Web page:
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                      20.09.2001 00:48
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                      Rodents and other small animals, having such as a short life span, due to the amount of predators and dangers in the natural worlds, reproduce rapidly. It is possible for one rat to end up with thousands of offspring before it dies, and think how many rats there are. Of course breeding pet rodents and small animals is (or should be) more controlled. From now on I will use rodents to mean all small animals, but scientifically animals such as guinea pigs and rabbits are not rodents but caviamorphs and lagomorphs respectively. Firstly before embarking on a rodent or small animal breeding project is to know that YOU WILL NOT MAKE ANY PROFIT OUT OF IT. The money you get from selling the young makes up for the money spent buying food and bedding for your pets. You need to have enough cages for each male and each pregnant female. The males must be separated otherwise they will fight (due to the rise of hormones in the breeding season), of course you can keep castrated males together throughout the whole year. In most rodents you can keep numerous pregnant females together, but some females may prefer to keep their young on their own and be aggressive to the other kits and mothers. Rodents can normally get through childbirth by themselves, (they did in the wild) so you don't need to help with this. Unless something goes wrong in which case there is not much you can do, but you should call a Vet so the animal does not suffer. Rodents being so small use up alot of body resources into producing their young. When a predator comes they would rather eat their young and regain al that energy, instead of having the predator eating them. This means don't disturb the young for some time (possibly weeks) after birth (with the exception of guinea pigs, whom YOU SHOULD HANDLE STRAIGHT AFTER BIRTH so they will be used to human contact and not run to the other side of the hutch when you open the door). Once the mother all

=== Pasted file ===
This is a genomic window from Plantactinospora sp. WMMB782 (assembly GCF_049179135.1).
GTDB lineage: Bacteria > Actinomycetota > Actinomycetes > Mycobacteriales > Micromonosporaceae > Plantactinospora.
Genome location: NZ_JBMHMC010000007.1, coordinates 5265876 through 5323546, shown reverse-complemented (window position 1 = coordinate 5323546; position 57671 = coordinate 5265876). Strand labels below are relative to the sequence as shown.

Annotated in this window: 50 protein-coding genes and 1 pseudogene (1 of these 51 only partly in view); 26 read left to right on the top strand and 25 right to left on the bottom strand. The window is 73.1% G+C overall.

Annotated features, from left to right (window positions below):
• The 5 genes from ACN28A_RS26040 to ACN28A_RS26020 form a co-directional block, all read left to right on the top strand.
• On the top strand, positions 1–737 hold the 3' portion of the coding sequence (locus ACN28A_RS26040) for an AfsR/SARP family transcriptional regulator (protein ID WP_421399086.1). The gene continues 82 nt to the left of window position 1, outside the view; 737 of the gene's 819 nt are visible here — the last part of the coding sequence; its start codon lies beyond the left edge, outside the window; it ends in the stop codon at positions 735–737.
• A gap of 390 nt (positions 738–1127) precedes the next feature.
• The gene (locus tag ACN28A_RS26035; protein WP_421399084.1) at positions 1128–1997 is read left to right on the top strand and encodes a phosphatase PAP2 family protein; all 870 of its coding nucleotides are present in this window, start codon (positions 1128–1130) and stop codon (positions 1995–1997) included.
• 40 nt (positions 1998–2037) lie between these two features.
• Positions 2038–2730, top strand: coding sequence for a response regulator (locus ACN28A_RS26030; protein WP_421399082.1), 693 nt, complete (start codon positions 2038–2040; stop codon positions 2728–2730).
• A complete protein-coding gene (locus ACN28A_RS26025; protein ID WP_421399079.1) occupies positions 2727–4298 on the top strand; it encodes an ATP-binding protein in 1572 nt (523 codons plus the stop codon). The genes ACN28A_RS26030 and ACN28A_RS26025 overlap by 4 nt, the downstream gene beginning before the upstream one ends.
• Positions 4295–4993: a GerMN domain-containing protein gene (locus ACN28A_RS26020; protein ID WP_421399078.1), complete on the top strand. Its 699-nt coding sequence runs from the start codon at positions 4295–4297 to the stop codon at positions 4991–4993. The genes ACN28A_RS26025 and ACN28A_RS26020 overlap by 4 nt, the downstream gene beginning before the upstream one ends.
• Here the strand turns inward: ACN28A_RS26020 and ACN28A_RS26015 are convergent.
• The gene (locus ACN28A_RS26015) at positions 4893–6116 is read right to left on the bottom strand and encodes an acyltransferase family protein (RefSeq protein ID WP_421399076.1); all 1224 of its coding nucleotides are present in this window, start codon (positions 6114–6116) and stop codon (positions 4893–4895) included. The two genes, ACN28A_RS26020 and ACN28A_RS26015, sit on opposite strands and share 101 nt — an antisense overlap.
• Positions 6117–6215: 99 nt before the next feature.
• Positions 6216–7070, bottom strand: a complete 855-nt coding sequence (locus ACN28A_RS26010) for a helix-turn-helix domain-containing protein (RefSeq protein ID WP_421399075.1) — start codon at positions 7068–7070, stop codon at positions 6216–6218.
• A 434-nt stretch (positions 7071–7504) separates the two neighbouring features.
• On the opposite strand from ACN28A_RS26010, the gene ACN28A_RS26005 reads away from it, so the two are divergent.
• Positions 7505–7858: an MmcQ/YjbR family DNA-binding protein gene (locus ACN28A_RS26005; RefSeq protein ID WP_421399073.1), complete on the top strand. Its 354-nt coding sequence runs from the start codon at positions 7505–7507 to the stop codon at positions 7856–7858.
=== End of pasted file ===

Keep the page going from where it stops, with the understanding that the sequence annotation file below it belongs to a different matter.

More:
ows you to handle the young, you should do so. You should find out from a book of a specific animal how many weeks you need to wait till you handle them. Well handled pets are easier to sell that untame ones, and if you can't get rid of the young and don't want to keep them you are in big trouble. If you don't like the possibility of this happening, don't breed your pets! Once the young are old enough, remove them from their mother and put them in a cage by themselves. Do this to give the mother rest and to let her regain wait. To sell them put adds in newspapers and plaster posters in the local town halls and shop windows. Most pet shops will put adds up for you, or even buy of you themselves. If you plan to sell to a shopkeeper ask them if they will be willing to accept your young BEFORE you breed. This article is too generalised to be the guide to any breeder of any small animal. Get a book on breeding your specific animal from a pet or book shop. P.S. I have weitten I would not recommend this to a friend because, if you don't want to breed animals in the first place you shouldn't breed them. If you want to breed animals, you shouldn't need persuading. P.S.S. Sorry for the uninventive title.